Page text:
FIG. 1 is a cross-sectional view of a modulating electrically-operated valve utilized in the refrigeration control system;
FIG. 2 is a cross-sectional view of another modulating electrically-operated valve utilized in the refrigeration control system;
FIG. 3 is a circuit diagram of an electrical amplifier circuit utilized in the control system;
FIG. 4 is a circuit diagram of a modified amplifier circuit utilized in the control system;
FIG. 5 is a refrigeration control system;
FIG. 6 is another refrigeration control system;
FIG. 7 is another refrigeration control system, and
FIG. 8 is another refrigeration control system.
It will be understood that the modulating, electrically-operated expansion valve utilized in the control system can be of the general type disclosed in U.S. Pat. No. 3,914,952, the disclosure of which is incorporated by reference. This expansion valve generally indicated by 10 may be of the type that is normally closed as illustrated in FIG. 1 or may be of the type that is normally open as is illustrated in FIG. 2.
Referring first to the expansion valve 10 of FIG. 1, the valve 10 includes a valve body 11 provided with an internal chamber 12. An inlet port 13 places the chamber 12 in communication with the outlet of the condensor. An outlet port 14 places the chamber 12 in communication with the inlet of an evaporator. The valve body 11 includes a valve seat 15 in the chamber 12 between the inlet and outlet ports 13 and 14. A valve member 16 is reciprocatively mounted in the valve chamber 12 and cooperates with the valve seat 15 to control flow through the inlet and outlet ports 13 and 14.
A solenoid means generally indicated by 17 includes a housing 20 fixed to the valve body 11. A tubular sleeve 21 is carried by the housing 11 and is open at one end to receive the upper end of the valve member 16. A plug 22 is fixed to the housing 20 by nut 23, the plug 22 contacting and closing the other end of sleeve 21.
Reciprocatively mounted within the sleeve 21 is a plunger 24. Located within the housing 20 and located about the plug 22 and the plunger 24 is an electromagnetic coil 25. The housing 20, plug 22 and plunger 24 are made of ferrous material such as steel, while the sleeve is made of non-magnetic material, and affixed to the top plug 22, plunger 24, and a ferrous soft magnetic path provided by the housing 20 in the form of a yoke connecting the plug 22 and the outer diameter of the enclosing sleeve 21.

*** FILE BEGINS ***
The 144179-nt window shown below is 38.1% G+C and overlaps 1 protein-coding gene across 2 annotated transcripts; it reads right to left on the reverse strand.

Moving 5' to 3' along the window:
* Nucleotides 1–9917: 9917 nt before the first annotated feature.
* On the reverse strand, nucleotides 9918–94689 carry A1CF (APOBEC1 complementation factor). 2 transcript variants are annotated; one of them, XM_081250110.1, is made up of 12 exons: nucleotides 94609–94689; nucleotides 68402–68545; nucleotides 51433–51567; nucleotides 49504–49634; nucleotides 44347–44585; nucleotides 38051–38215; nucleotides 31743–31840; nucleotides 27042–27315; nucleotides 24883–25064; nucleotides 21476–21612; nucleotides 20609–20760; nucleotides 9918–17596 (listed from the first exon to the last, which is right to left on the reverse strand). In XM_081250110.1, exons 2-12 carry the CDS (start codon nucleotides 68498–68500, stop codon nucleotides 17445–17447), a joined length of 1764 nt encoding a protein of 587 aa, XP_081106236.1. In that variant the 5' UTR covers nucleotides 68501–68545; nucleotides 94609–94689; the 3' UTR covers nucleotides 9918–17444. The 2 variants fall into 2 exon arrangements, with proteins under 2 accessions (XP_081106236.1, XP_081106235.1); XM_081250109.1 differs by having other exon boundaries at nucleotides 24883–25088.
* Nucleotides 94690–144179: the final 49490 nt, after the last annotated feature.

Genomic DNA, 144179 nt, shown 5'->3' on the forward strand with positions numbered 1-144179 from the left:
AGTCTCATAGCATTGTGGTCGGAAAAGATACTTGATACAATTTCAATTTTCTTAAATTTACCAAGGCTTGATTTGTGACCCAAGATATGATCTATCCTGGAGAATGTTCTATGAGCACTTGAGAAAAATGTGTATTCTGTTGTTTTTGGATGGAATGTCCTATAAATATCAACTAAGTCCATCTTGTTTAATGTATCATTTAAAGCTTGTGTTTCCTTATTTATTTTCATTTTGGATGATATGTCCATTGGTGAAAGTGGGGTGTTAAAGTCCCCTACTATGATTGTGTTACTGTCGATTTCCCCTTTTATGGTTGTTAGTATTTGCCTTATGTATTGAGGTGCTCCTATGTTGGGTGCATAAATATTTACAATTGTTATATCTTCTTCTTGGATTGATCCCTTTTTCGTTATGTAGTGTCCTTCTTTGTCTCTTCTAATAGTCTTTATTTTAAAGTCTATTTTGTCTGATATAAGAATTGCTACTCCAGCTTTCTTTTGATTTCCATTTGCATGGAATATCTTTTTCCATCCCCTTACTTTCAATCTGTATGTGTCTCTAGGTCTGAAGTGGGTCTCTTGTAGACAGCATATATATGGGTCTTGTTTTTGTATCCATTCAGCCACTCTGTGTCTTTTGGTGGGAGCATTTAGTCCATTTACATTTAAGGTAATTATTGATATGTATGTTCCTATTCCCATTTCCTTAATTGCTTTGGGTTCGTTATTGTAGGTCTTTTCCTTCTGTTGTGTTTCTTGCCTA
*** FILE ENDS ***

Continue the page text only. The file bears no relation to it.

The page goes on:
A compression spring 26 is located about the upper end of the valve member 16, one end of the spring 26 engaging the valve body 11 and the other end engaging a lock washer 27 fixed to the valve member 16. The spring 26 tends to hold the upper end of the valve member 16 against the lower end of the plunger 24.
The plug 22 and the plunger 24 are provided with opposed surfaces 30 and 31 with a magnetic gap therebetween, the opposed surfaces 30 and 31 having compatible, substantially conical shapes. The plug 22 is provided with a center recess 32 that receives a spring 33. The spring 33 tends to urge the plunger 24 in a direction away from the plug 22.
An electrical amplifier circuit generally indicated by 34 in FIG. 3 is connected to the coil 25, the circuit including a pair of condition-responsive sensors 35 and 36 for regulating opening and closing of the valve 10 in response to differences in the conditions sensed by the sensors 35 and 36. In the preferred embodiment, the sensors 35 and 36 are positive temperature coefficient resistive elements. The difference in sensor resistance is measured by the circuit with an error-detecting bridge and amplifier 37, and compared to a superheat setting that is determined by appropriate selection of the resistance value of resistors 38 and 39 and of sensors 35 and 36. For conveinence, one of the resistors 38 and 39 may be variable to select the predetermined superheat setting. The resistors 38 and 39, in series with sensors 35 and 36 respectively, cooperate with the sensors 35 and 36 to provide voltage dividers for input to the amplifier 37 where the voltages are compared. It will be understood that, a variation in sensor resistance produces a corresponding variation in voltage applied to the amplifier 37.
The amplifier circuit of FIG. 3 is connected to a DC power supply and modulates the DC power to the solenoid coil 25 in response to the difference in the resistance of the sensors 35 and 36. The solenoid coil 25 is in series circuit with the transistor 40 which modulates the current flow to the primary circuit to vary the position of the valve member 16.
The included angle of the conical opposed surfaces 30 and 31 of the plug 22 and plunger 24 is selected so that the magnetic field moves the plunger 24 with a substantially linear action in response to changes in the magnetic field and with sufficient force for positive opening and closing of the valve member 16. Optimum operation is obtained with an included angle of 45°. Satisfactory operation has been achieved with an inclined angle within the range of about 30° to about 60°.
The spring 33 is selected to have force characteristics that substantially approximate the force characteristics of the magnetic field at the magnetic gap between conical surfaces 30 and 31 so that the plunger movement is substantially linearly proportional to the change in direct current.
It will be understood that the valve member 16 is pressure-balanced in that the same pressure is exerted on opposite sides of the valve member 16 as permitted by the passage 41 formed in the valve body 11.
The structure of the normally open valve 10 in FIG. 2 is substantially identical to the normally closed valve 10 of FIG. 1, and accordingly, the corresponding parts will be given identical reference numerals. The primary difference resides in the construction of the valve member 16 to provide a conical-shaped surface 43 on its lower end adapted to cooperate with a valve seat 44. The upper spring 33 tends to urge the valve member surface 43 away from the valve seat 44 so that when electrical power is turned off, the valve 10 will be wide open. This action provides rapid pressure equalization between the high and low sides of the refrigeration system.
The electrical amplifier circuit 34 in FIG. 3 is reversed in mode for the normally open valve of FIG. 2 as compared to the mode shown for the normally closed valve of FIG. 1.